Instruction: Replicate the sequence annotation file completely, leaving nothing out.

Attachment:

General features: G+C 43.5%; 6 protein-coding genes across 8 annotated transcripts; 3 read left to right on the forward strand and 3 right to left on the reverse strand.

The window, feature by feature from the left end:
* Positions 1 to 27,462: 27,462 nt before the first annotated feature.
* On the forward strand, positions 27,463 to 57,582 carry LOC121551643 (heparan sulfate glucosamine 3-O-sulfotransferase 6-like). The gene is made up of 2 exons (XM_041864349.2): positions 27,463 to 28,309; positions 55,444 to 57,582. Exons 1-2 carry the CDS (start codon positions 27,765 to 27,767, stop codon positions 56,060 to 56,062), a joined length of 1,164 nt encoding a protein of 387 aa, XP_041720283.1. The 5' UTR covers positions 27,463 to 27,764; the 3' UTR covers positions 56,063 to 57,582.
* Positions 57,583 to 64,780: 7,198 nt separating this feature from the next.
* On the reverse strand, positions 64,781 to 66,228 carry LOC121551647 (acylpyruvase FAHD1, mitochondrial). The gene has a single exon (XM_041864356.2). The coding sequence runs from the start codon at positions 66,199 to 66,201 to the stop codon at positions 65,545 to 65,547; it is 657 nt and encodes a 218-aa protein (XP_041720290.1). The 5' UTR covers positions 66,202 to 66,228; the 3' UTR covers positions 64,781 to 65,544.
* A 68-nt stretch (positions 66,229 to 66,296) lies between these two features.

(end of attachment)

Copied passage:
General features: G+C 43.5%; 6 protein-coding genes across 8 annotated transcripts; 3 read left to right on the forward strand and 3 right to left on the reverse strand.

The window, feature by feature from the left end:
* Positions 1 to 27,462: 27,462 nt before the first annotated feature.
* On the forward strand, positions 27,463 to 57,582 carry LOC121551643 (heparan sulfate glucosamine 3-O-sulfotransferase 6-like). The gene is made up of 2 exons (XM_041864349.2): positions 27,463 to 28,309; positions 55,444 to 57,582. Exons 1-2 carry the CDS (start codon positions 27,765 to 27,767, stop codon positions 56,060 to 56,062), a joined length of 1,164 nt encoding a protein of 387 aa, XP_041720283.1. The 5' UTR covers positions 27,463 to 27,764; the 3' UTR covers positions 56,063 to 57,582.
* Positions 57,583 to 64,780: 7,198 nt separating this feature from the next.
* On the reverse strand, positions 64,781 to 66,228 carry LOC121551647 (acylpyruvase FAHD1, mitochondrial). The gene has a single exon (XM_041864356.2). The coding sequence runs from the start codon at positions 66,199 to 66,201 to the stop codon at positions 65,545 to 65,547; it is 657 nt and encodes a 218-aa protein (XP_041720290.1). The 5' UTR covers positions 66,202 to 66,228; the 3' UTR covers positions 64,781 to 65,544.
* A 68-nt stretch (positions 66,229 to 66,296) lies between these two features.